Secretary of Labor Marty Walsh visits MSU Denver
Federal program is christened to provide $113 million to expand diversity in apprenticeships.
U.S. Secretary of Labor Marty Walsh visited Metropolitan State University of Denver on Wednesday to participate in a roundtable discussion on the role apprenticeships play in advancing student learning and economic opportunity.
Walsh’s appearance coincided with the Labor Department’s announcement of a new grant program that will invest $113 million to grow diversity in registered apprenticeships.
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Gov. Jared Polis and Colorado’s U.S. Sens. John Hickenlooper and Michael Bennet joined Walsh to ask questions and learn the value of apprenticeships from students’ points of view.
“President Biden sent me here purposely,” Walsh said, “because of the work that Sen. Bennet and Sen. Hickenlooper have done in creating pathways and opportunities for us to make further investments in the Department of Labor.”
The Labor Department’s new Apprenticeship Building America grant program will provide $113 million in grant funding, of which $50 million will support partnerships aimed at increasing enrollment in apprenticeship programs such as the ones available at MSU Denver.
“If you think about the opportunities that we honestly have here in this country to do some amazing things, these grants are going to be very powerful tools in working with partnerships that we see here today,” Walsh said.
Students on the panel discussed how their apprenticeships have helped them land job offers and explore new careers. Students Karen Rosas and Roman Anker represented MSU Denver on the panel.
Despite their varying experiences, all of the students on the panel agreed that apprenticeships helped them gain a better understanding of their career fields. They found real value in taking their educational experiences outside the classroom.
Anker, who’s majoring in Advanced Manufacturing with a concentration in Aerospace, said his apprenticeship solidified his career path. What started as an apprenticeship at Lockheed Martin has turned into a full-time job offer after he graduates.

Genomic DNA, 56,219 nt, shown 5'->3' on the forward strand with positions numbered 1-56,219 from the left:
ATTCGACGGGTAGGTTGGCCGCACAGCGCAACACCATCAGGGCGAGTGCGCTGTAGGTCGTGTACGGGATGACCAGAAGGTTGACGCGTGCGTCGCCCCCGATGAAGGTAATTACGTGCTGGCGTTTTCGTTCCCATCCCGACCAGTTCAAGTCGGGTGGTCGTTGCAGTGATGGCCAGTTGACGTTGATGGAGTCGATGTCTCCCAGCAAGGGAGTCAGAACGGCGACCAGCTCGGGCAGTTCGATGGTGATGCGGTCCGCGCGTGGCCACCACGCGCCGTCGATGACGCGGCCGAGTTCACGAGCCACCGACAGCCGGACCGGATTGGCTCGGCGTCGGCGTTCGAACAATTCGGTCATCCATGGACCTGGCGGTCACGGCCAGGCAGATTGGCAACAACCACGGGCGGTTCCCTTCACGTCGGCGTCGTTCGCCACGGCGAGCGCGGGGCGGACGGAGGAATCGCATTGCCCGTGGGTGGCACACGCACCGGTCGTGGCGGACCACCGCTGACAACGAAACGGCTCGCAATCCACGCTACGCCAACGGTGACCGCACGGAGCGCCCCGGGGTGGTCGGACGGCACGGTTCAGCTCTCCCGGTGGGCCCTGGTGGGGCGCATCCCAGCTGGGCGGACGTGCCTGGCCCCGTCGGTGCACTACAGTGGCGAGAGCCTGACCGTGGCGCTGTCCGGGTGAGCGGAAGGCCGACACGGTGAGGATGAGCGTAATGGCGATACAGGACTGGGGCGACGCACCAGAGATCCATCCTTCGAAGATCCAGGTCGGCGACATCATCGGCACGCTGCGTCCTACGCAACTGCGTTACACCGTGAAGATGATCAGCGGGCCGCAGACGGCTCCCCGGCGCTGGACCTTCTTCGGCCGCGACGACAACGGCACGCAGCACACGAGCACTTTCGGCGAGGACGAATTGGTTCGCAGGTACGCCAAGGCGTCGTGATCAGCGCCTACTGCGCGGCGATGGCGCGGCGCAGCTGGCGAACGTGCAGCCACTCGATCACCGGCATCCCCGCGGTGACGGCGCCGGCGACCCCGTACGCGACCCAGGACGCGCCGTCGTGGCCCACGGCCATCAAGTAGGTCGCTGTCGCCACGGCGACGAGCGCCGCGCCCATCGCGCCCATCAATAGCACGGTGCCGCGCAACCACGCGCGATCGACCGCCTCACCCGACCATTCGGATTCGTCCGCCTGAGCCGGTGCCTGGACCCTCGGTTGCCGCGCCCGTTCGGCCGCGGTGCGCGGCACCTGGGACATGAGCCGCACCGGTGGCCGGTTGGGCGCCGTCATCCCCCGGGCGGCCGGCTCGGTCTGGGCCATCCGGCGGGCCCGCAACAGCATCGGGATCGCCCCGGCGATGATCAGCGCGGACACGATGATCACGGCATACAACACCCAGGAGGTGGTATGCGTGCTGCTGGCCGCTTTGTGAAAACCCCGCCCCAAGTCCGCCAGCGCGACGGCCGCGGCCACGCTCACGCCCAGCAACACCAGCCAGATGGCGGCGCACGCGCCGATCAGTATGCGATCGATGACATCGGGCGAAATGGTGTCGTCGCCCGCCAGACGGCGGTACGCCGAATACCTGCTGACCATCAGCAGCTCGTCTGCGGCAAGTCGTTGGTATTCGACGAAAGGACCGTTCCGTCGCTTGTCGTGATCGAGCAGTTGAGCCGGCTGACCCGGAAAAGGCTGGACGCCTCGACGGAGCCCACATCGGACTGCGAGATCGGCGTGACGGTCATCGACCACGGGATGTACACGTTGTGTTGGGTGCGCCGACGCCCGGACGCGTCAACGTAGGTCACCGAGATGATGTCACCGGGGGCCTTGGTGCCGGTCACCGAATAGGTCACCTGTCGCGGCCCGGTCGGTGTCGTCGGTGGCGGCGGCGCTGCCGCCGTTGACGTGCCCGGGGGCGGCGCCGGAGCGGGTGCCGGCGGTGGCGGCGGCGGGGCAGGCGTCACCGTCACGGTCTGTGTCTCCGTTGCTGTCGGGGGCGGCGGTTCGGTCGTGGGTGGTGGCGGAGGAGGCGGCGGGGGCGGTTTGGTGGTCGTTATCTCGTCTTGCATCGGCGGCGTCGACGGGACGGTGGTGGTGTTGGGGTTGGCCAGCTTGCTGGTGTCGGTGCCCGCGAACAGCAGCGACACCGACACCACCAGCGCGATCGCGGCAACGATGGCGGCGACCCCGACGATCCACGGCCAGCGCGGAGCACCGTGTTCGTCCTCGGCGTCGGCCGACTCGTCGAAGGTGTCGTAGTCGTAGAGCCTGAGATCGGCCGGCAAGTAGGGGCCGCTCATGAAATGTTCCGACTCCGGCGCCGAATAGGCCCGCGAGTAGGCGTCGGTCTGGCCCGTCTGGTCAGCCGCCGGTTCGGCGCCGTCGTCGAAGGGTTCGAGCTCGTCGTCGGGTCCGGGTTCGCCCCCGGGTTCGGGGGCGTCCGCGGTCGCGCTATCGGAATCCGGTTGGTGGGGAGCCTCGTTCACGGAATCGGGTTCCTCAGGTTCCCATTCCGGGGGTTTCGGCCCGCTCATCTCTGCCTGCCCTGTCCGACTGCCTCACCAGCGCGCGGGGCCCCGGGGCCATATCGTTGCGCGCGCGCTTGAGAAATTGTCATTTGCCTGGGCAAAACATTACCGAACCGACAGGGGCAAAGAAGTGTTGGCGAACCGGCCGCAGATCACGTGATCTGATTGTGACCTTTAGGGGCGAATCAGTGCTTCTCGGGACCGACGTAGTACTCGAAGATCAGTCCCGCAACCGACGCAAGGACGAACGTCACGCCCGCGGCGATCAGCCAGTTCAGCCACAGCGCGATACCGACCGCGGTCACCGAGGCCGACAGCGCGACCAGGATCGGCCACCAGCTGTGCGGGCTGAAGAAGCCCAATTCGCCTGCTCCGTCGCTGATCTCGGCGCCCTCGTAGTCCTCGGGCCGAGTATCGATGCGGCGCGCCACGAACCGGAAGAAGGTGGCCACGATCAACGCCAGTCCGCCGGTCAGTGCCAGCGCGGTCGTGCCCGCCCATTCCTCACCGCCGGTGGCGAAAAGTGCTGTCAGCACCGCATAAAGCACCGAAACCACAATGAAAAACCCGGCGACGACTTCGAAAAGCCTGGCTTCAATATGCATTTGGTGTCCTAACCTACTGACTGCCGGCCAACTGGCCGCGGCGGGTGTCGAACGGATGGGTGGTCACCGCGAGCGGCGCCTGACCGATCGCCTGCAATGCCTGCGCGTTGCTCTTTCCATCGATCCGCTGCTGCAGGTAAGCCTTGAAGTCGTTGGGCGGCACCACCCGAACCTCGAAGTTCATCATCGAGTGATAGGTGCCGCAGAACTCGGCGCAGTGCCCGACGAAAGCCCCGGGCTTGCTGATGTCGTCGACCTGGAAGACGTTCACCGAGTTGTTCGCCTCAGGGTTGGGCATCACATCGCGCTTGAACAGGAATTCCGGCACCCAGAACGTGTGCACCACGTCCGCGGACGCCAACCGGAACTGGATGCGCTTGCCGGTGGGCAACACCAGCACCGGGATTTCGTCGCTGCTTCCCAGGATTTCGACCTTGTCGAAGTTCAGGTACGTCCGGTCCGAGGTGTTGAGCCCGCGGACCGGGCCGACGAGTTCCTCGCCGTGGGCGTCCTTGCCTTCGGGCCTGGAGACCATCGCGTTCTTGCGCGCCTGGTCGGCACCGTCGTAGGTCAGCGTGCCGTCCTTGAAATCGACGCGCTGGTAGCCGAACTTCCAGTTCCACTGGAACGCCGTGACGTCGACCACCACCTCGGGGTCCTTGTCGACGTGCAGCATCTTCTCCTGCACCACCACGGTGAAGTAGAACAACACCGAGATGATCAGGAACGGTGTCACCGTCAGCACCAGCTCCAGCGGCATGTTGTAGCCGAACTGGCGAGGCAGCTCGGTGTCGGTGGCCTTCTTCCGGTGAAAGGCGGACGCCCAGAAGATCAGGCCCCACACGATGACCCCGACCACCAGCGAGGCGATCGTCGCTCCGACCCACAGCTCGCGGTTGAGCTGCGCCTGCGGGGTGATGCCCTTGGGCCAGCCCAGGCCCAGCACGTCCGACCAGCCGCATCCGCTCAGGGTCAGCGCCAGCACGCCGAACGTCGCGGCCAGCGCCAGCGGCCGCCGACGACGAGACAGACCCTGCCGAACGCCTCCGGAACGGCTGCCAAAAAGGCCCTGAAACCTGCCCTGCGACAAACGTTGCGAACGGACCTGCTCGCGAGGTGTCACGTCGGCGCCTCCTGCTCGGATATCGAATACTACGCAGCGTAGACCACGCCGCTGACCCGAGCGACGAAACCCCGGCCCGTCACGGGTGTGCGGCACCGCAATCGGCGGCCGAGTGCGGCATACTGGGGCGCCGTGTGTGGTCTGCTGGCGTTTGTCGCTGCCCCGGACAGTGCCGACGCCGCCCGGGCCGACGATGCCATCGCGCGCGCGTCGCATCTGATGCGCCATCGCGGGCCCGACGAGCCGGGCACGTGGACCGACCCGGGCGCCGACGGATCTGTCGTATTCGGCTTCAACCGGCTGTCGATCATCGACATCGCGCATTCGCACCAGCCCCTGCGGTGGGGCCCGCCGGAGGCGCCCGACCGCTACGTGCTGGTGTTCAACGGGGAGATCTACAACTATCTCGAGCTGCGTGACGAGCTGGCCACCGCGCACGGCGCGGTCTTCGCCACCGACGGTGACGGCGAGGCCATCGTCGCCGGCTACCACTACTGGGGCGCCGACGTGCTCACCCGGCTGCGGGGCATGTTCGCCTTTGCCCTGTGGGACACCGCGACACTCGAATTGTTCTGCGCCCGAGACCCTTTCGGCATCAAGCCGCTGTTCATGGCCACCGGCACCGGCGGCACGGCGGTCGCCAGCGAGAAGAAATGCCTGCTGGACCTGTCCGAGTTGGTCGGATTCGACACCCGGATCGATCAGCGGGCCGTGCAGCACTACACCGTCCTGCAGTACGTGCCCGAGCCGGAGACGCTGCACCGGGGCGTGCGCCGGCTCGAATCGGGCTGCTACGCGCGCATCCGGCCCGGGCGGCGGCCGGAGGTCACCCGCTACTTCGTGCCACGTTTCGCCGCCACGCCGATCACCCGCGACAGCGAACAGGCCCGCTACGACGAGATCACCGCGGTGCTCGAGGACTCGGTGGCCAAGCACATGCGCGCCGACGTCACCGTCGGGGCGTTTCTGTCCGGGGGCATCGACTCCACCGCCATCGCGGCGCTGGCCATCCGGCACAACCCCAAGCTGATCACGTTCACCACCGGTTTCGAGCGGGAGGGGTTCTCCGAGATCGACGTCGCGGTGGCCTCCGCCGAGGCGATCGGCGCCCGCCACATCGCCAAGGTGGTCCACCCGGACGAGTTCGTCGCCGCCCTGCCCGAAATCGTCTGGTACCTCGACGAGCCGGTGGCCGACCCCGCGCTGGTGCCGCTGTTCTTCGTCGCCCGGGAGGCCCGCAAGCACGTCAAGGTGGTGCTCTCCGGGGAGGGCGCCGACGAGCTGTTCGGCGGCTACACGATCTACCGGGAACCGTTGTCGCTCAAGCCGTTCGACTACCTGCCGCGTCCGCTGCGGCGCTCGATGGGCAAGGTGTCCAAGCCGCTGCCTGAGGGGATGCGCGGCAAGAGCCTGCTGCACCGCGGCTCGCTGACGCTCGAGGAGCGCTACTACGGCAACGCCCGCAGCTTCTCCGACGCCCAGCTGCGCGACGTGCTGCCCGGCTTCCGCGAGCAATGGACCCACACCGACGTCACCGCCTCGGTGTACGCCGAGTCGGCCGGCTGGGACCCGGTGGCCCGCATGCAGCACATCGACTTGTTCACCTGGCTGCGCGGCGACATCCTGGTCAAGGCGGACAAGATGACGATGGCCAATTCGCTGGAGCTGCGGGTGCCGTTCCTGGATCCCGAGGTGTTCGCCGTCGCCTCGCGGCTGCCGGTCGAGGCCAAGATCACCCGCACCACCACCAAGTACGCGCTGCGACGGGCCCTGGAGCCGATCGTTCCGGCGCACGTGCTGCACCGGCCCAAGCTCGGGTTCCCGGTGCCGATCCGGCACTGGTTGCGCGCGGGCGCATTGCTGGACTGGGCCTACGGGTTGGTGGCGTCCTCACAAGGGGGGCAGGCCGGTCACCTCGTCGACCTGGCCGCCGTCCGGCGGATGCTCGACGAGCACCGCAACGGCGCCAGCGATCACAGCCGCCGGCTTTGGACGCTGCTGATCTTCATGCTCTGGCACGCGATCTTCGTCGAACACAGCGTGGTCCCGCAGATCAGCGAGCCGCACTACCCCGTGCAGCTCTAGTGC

“Coming into the apprenticeship program, I knew I wanted to work in aerospace,” Anker said. “My apprenticeship at Lockheed really helped me propel my career, which is what I was hoping for originally.”
Anker said he’s always wanted to end up at Lockheed Martin, so having the opportunity so early in his career “is really such a privilege.”
For Rosas, apprenticeships have helped her gain a better understanding of where she didn’t want her career to go. Rosas pays for her education herself and appreciates the opportunity to make informed decisions about her investment. She has pursued apprenticeships in paralegal studies, optometry and dietetics, learning through firsthand experience that those fields weren’t the right fit for her. Now, she’s finishing her degree in Early Childhood Education.
“As I get older, I realize I need to be a leader in order to be a teacher,” Rosas said. “Being a teaching assistant and having these internships has led me to having better conversations, getting along with other people better and understanding them on a deeper level.”
Many MSU Denver students balance work, home and school. Taking on an apprenticeship isn’t always easy, but Anker says it can lead to better opportunities in the long run, just as Walsh believes that apprenticeships will lead to a more equitable pathway to the middle class.
“You’re going the extra mile and showing you’re invested in preparing yourself to be a good employee,” Walsh said. “So even though it can seem like there’s no light at the end of the tunnel sometimes, definitely keep applying because somebody out there is going to give you that opportunity.”